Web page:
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I talked last year about how we planned to keep our health insurance costs low once we moved back to the U.S. from Panama. Well, that time is now and I wanted to share how ACA subsidies have enabled us to keep our costs even lower than anticipated.
One of the toughest areas to plan for in early retirement is health insurance. Finding quality health care coverage at an affordable price to tide you over until Medicare eligibility at 65 can be difficult.
When we were living in Panama, this wasn’t much of an issue. We decided against traditional health insurance while living there because of the low costs of quality medical services the country provided.
However, we did enroll in an ex-pat insurance plan through International Medical Group (IMG) for our years there for two reasons:
- As perpetual tourists, we traveled back to the U.S. a couple of times each year. Should we get sick or into something like a car accident while in the U.S., we wanted some type of insurance in place just in case.
- Although the medical costs in Panama are cheap, if something more catastrophic or intensive had reared its head (i.e. cancer), insurance could still be worth the cost.
We had a Silver Global Medical Insurance plan that ran us less than $350/month total in premiums for our family of three. Not too shabby, right? If you’re curious, you can see what an expat Global Medical Insurance plan through IMG would run you here.
But that was then and this is now. How in the world would we be able to afford the ridiculously-priced health insurance here in the U.S. when we returned?
The answer was exactly what we were hoping for… help from ACA subsidies.
What are ACA subsidies?
To assist low-income families in purchasing health insurance, the government helps pick up part of the tab for the insurance premiums. This is all handled through, HealthCare.gov, the companion website of the Affordable Care Act (ACA).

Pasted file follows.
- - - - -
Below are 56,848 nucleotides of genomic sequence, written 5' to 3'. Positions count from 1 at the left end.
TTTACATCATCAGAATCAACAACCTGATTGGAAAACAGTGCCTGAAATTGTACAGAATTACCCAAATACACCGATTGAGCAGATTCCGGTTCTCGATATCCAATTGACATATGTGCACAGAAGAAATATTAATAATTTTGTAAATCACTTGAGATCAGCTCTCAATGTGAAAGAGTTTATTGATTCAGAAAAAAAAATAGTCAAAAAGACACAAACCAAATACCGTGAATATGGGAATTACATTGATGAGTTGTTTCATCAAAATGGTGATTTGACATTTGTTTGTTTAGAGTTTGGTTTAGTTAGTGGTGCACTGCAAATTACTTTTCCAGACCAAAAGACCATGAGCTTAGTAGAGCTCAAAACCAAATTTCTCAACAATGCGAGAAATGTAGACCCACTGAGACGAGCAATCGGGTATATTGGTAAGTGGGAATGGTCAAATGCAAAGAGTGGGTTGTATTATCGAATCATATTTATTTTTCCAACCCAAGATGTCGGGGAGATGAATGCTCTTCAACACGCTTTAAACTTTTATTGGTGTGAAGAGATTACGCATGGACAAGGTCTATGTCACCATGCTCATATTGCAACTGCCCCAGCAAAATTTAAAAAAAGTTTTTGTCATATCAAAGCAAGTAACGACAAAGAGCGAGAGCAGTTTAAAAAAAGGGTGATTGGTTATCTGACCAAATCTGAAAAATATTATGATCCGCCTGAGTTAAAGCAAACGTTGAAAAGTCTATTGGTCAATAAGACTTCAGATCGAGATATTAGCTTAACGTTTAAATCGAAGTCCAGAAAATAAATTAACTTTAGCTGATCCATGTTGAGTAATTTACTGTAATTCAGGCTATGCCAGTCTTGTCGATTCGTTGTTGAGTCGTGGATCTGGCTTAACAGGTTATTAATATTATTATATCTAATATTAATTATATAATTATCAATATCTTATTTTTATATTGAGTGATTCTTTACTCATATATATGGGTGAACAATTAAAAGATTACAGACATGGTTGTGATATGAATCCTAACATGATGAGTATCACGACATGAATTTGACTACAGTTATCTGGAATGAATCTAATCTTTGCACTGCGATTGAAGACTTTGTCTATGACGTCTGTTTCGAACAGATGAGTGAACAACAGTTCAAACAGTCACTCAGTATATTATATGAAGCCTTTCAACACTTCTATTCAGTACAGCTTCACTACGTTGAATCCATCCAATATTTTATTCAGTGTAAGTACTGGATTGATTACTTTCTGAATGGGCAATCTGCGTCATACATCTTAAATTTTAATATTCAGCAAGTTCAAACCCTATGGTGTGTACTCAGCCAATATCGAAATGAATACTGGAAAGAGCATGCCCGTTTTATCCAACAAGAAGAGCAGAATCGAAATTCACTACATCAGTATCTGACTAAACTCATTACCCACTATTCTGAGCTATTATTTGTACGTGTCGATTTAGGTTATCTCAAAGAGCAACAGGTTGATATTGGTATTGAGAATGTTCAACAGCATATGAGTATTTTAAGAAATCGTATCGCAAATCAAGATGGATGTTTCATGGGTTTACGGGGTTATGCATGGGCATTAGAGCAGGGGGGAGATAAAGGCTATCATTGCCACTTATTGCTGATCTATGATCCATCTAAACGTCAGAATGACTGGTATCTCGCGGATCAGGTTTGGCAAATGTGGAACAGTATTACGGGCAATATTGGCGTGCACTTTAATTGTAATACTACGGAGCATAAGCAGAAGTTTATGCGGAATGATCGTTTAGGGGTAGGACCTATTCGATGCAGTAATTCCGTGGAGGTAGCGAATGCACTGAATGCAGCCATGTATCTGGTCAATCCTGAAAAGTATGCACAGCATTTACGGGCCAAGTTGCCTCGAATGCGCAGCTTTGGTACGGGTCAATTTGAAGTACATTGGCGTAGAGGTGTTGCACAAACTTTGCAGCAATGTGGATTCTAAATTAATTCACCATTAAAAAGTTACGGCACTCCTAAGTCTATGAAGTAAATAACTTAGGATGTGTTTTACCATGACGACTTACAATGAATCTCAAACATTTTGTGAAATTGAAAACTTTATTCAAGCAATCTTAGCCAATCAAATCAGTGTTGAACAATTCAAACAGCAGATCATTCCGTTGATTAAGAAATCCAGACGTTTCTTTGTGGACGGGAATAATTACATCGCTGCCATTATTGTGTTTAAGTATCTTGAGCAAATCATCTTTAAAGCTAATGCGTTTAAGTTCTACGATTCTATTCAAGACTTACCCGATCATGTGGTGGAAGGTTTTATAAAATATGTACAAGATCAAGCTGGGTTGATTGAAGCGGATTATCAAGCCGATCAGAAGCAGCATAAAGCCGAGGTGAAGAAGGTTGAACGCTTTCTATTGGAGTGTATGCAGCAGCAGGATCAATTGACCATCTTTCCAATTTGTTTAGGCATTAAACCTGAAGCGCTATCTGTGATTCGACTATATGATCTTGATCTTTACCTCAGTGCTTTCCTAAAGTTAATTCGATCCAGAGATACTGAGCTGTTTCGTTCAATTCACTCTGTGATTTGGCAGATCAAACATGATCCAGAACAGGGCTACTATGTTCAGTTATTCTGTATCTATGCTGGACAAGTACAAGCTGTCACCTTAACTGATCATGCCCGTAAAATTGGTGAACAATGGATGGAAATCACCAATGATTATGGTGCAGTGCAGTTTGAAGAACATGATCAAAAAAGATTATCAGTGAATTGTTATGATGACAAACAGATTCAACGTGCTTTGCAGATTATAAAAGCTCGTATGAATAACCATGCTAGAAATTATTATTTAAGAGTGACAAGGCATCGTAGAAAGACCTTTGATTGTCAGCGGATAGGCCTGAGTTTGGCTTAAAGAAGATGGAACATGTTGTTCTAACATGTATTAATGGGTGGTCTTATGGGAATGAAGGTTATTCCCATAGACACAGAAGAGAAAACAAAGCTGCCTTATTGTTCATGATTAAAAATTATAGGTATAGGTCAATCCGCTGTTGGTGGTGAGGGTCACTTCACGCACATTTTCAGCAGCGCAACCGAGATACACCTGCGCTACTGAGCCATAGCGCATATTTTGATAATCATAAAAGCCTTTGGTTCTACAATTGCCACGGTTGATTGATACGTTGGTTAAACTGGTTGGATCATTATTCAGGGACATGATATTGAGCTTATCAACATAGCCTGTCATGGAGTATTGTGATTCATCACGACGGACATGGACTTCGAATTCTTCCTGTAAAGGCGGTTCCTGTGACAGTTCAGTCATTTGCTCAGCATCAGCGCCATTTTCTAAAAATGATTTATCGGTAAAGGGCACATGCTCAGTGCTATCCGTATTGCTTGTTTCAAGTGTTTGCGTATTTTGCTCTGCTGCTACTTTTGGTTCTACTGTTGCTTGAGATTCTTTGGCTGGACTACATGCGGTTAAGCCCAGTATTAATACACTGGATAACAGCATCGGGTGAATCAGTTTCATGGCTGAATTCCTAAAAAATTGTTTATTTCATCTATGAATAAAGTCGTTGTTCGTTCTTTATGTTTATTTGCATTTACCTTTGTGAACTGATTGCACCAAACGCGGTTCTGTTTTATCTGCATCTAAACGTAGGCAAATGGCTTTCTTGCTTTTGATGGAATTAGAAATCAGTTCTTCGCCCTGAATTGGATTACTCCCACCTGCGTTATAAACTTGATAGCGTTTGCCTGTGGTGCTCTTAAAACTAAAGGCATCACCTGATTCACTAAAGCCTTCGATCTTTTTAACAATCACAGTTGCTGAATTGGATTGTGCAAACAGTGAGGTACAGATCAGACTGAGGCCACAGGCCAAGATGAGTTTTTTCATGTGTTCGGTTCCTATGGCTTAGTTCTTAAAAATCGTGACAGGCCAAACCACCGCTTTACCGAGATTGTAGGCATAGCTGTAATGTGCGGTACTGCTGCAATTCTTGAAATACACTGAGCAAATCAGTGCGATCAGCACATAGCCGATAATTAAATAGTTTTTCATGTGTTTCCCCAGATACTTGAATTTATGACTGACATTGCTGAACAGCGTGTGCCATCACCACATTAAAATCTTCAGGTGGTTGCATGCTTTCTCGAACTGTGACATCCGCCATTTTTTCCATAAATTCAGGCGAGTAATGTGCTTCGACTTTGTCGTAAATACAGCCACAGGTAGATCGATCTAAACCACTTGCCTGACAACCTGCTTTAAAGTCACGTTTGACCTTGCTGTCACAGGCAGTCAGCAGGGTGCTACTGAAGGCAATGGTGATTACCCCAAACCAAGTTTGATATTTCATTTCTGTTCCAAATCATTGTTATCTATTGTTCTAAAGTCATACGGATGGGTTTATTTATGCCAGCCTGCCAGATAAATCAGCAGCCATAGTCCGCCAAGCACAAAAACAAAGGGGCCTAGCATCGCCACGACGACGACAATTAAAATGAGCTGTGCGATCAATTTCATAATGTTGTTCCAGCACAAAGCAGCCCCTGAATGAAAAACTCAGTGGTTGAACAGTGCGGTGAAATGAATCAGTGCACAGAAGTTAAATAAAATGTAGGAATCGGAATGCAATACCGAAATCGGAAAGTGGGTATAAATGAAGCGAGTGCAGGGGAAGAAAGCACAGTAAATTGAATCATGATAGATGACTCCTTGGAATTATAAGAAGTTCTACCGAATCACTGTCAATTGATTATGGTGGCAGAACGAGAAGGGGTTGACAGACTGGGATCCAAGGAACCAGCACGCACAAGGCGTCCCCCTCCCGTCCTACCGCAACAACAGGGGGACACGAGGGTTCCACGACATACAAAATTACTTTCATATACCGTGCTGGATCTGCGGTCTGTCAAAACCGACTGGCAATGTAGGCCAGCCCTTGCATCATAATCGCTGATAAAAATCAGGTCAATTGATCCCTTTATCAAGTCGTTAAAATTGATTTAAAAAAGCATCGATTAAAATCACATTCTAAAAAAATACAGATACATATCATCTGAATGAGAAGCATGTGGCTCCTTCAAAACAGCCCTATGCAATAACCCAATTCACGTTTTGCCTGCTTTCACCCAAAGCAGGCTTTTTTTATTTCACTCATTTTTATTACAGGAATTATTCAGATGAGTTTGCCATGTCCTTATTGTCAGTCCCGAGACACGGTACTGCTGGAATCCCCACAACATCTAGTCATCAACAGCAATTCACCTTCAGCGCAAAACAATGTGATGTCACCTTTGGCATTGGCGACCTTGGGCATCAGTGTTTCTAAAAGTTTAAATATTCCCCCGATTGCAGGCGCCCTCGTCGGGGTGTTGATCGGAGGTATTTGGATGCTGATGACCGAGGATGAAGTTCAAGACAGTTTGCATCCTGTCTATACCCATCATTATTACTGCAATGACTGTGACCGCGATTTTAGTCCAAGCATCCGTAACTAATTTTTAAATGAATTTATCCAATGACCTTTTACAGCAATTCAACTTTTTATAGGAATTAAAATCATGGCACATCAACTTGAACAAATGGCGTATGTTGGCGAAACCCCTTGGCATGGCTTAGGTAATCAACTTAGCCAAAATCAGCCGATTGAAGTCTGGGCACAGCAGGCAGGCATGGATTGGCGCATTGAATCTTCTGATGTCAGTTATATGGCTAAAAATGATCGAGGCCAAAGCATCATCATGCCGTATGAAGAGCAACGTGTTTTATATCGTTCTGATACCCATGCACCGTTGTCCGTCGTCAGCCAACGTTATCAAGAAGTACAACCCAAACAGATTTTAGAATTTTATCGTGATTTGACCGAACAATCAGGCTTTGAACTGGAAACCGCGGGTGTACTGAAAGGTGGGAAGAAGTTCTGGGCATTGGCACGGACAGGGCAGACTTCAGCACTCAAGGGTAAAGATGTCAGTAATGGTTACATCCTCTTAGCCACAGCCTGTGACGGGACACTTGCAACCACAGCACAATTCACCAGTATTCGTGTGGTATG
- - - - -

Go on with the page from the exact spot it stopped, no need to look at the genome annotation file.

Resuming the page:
These ACA subsidies can then be applied toward the health insurance plan you choose. And they’re no joke either – if you qualify, you can save some big money on your insurance!
There’s an interesting twist though that I talked about last year in my post, Health Insurance in the U.S. – How We’ll Keep Costs Low. Because we’re living a somewhat modest lifestyle in early retirement with our yearly Roth IRA conversions being most of what qualifies as our household income, we’re able to benefit from the ACA subsidies.
When I filled out my application on HealthCare.gov and the questions revolving around ACA subsidies, we were happy to see that we qualified for $607 in credit per month…
Essentially, we would receive a discount of over $600/month on whichever plan we would choose.
Think about that – as I type this, Personal Capital shows that we have a net worth of over $1.5 million…
As a side note, if you’re not using Personal Capital to help manage your finances and track your investments, you’re missing out. I’ve been “all-in” on using Personal Capital for a few years now and love it. You can check out Personal Capital here – it’s easy and free to use and the built-in tools are phenomenal.
Our $1.5 million is far from the most money anyone has ever stashed away, but it’s still a significant amount of dough. In fact, the median net worth of U.S. households is only $121,700 as revealed in the Federal Reserve’s 2019 Survey of Consumer Finances.
As early retirees with almost 10x that, you wouldn’t think that we should qualify for ACA subsidies. Be it as it may, the formula is based on income and not net worth.
Is it right that a household with a net worth of $1.5 million should get ACA subsidies for health coverage? That’s not for me to decide but I’m definitely going to take advantage of the benefit while it’s offered.
You can get a rough idea of how much in ACA subsidies you’d qualify for by using one of the many calculators out there. I like the simplicity of Kaiser’s Health Insurance Marketplace Calculator as a good starting point.
Bear in mind that the ACA subsidies are not written in stone until you settle up after the end of the year as you file your tax return. If you over-estimated your income projection for the year, you’ll be getting a tax credit toward your tax return. But if you made more over the year than you had projected, you’ll be paying Uncle Sam back the difference as part of your return.